Girard-Perregaux — Tri-Axial Planetarium
An evolved take on the Tri-Axial Tourbillon unveiled two years ago, the Tri-Axial Planetarium is a theatrical timepiece that astounds on many fronts. The trademark high-speed tourbillon that rotates inside three cages at different speeds on three axes is a definite draw. The visual drama is heightened by two astronomical complications: a micro-hand-painted moonphase in evocative and realistic shades of blue and a globular, true-to-life depiction of the earth, which serves as a day/night indicator. The 13mm aluminium rotating ’earth’ is also hand-painted with cartography that depicts the planet as it was in 1791, the year of Girard-Perregaux’s birth, and it is positioned to show where it’s day on the dial side.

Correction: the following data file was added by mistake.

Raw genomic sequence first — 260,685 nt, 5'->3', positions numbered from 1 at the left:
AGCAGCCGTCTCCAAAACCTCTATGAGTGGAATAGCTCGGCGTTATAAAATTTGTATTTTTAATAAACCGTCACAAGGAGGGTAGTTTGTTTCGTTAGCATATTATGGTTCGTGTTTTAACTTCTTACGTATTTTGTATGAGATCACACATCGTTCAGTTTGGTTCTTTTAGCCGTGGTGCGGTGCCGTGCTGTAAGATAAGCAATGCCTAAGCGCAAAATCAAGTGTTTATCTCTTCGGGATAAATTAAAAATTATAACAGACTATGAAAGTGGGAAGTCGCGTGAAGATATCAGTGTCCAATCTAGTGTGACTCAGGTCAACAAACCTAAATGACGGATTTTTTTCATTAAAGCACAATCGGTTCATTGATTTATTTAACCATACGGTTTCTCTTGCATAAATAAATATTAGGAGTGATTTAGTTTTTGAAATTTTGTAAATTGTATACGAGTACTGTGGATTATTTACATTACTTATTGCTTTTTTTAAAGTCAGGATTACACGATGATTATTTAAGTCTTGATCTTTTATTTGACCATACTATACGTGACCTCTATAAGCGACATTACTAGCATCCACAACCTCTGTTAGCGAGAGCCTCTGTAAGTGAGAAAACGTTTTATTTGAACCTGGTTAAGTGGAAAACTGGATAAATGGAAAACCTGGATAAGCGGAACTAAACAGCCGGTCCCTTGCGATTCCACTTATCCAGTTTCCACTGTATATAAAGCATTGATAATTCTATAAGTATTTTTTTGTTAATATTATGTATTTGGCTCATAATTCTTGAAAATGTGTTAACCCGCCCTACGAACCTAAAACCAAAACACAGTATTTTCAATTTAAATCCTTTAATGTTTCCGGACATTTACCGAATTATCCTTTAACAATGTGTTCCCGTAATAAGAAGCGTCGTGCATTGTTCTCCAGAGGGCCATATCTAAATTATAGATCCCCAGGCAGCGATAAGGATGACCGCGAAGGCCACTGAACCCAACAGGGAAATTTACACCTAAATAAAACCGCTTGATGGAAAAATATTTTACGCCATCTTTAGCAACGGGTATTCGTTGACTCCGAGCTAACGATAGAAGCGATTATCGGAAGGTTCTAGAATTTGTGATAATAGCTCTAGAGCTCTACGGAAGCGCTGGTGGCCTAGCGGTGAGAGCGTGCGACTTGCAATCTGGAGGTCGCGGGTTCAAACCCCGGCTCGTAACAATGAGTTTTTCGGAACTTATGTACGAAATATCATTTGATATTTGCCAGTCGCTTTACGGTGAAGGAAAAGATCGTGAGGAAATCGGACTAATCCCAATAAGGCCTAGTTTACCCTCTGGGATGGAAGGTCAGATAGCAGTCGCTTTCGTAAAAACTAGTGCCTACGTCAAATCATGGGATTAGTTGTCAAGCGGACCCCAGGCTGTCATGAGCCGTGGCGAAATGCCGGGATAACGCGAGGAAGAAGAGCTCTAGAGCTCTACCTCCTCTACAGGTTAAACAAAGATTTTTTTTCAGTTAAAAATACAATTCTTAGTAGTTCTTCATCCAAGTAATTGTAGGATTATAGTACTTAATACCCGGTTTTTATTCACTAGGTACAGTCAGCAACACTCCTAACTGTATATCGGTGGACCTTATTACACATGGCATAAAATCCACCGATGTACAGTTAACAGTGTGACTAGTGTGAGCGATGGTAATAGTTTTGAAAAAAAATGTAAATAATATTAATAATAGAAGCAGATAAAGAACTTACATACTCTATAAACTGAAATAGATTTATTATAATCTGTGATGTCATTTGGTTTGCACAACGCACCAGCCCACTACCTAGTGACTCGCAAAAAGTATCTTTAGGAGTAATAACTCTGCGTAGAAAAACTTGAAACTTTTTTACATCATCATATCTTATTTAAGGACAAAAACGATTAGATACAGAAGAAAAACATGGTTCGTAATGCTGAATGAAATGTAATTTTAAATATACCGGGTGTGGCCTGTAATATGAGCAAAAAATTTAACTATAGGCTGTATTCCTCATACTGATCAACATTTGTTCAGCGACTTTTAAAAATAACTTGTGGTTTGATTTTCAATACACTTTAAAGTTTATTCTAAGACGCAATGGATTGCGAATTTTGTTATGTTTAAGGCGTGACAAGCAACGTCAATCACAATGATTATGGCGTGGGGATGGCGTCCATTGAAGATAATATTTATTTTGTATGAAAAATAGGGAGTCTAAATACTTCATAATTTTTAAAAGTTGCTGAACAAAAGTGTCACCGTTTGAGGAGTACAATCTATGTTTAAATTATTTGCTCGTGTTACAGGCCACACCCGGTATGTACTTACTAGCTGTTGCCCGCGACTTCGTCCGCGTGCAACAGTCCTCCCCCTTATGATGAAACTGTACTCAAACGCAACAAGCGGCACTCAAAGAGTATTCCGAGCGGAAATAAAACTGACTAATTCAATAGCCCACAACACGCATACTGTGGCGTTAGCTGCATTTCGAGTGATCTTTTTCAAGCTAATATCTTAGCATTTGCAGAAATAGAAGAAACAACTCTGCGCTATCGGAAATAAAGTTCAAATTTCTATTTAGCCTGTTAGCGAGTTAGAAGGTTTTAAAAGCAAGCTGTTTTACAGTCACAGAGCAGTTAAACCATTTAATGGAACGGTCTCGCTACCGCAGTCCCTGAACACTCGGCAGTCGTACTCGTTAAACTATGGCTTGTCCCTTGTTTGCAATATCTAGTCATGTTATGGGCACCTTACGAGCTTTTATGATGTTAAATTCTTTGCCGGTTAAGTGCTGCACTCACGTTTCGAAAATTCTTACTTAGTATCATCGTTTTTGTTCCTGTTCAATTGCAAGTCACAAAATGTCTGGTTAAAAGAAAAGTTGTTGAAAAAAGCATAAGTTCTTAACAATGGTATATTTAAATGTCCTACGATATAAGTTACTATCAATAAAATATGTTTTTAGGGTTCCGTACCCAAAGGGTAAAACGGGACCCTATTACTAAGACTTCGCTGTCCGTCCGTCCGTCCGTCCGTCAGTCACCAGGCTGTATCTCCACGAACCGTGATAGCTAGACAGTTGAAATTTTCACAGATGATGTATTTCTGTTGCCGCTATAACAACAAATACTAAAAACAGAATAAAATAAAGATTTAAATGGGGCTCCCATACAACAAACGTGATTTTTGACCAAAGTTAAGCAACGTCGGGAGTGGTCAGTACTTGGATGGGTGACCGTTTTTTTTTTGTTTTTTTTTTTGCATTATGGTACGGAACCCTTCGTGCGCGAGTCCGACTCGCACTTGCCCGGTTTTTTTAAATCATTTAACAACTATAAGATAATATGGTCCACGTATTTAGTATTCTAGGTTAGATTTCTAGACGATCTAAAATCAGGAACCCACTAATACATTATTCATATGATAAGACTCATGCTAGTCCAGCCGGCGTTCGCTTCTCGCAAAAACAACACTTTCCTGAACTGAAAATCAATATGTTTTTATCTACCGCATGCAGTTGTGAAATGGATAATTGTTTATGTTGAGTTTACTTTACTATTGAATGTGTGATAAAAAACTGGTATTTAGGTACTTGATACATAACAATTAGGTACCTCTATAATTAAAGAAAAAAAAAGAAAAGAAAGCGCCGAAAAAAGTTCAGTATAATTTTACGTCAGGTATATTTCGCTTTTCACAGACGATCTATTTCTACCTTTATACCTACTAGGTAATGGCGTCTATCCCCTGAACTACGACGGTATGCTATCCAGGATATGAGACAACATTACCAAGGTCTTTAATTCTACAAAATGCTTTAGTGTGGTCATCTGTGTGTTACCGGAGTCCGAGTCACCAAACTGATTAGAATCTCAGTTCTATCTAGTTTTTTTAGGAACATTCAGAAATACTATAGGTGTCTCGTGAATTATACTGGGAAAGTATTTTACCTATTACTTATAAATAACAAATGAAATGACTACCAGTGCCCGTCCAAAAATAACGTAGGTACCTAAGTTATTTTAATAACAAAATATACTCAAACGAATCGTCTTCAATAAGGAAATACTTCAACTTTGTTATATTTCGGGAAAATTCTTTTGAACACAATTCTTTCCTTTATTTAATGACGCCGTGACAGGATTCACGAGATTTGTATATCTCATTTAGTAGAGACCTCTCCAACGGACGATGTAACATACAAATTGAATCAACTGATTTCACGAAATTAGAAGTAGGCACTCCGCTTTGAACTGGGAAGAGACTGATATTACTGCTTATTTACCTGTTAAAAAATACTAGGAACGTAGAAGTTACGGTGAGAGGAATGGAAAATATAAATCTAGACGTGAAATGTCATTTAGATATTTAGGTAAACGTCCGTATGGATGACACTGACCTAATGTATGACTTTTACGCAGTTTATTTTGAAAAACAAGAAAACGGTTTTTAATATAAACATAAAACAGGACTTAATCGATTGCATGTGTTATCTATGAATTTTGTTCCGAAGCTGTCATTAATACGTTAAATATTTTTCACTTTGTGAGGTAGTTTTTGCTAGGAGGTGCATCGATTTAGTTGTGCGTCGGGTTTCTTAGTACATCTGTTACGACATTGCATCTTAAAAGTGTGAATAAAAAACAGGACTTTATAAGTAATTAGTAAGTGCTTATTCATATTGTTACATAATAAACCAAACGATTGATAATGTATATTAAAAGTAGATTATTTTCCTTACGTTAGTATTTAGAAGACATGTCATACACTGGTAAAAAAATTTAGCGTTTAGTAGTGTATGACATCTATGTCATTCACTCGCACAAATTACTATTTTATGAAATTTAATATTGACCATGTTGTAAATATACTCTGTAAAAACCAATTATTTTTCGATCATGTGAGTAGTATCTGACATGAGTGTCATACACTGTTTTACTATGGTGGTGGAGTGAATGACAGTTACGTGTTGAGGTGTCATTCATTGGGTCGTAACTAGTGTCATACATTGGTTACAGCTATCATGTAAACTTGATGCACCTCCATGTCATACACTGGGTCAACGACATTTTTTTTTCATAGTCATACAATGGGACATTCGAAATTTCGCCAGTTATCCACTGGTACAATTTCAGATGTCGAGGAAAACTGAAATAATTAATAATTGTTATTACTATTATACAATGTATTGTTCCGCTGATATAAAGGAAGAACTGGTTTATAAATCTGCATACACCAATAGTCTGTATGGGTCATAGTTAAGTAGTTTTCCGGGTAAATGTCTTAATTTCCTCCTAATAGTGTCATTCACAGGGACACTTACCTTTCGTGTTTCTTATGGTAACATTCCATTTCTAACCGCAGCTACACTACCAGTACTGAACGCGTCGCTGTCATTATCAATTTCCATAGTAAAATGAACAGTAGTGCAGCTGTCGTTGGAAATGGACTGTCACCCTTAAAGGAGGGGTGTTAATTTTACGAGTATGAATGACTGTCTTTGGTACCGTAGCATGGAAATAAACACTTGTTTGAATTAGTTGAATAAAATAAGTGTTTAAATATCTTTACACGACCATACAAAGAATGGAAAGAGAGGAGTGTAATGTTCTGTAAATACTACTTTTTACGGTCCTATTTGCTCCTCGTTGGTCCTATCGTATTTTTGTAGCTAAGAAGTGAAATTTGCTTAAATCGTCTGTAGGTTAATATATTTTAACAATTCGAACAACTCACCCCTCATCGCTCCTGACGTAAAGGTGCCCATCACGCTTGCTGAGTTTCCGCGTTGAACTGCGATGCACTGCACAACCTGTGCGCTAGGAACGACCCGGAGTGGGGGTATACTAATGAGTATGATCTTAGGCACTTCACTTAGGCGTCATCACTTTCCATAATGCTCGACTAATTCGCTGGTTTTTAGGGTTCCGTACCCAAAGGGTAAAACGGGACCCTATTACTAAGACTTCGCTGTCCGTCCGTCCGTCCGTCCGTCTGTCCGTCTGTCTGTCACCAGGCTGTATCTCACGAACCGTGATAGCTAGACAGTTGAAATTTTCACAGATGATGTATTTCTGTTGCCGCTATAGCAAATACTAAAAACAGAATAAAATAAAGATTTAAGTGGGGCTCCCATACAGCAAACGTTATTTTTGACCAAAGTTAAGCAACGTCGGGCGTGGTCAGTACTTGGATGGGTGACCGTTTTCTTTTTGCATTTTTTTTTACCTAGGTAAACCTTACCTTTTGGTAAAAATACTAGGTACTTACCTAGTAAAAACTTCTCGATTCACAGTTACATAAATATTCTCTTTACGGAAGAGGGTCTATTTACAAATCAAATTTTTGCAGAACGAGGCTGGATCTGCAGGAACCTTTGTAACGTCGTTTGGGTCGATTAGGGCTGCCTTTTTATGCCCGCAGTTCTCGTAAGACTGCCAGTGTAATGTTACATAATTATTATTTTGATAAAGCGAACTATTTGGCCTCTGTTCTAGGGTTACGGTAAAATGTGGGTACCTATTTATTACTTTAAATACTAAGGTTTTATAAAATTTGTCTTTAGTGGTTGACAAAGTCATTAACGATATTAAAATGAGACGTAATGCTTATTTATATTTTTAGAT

Greubel Forsey — Grande Sonnerie
Eleven years in the making, this epic chiming watch from Greubel Forsey – the first of its kind from the brand – spares no expense showcasing the full range of its technical chops. As with most Greubel Forsey watches, an inclined tourbillon joins the mechanical proceedings, but the focus here, though, is aimed at delivering maximum aural pleasure. Housed in a titanium case (kept thin as it also acts as a resonance chamber), the Grande Sonnerie effectively propels Greubel Forsey among the horological bigwigs such as Patek Philippe and Audemars Piguet, as among the few esteemed brands that can boast of having a grand sonnerie complication in its repertoire.
Read the full review of the launches here.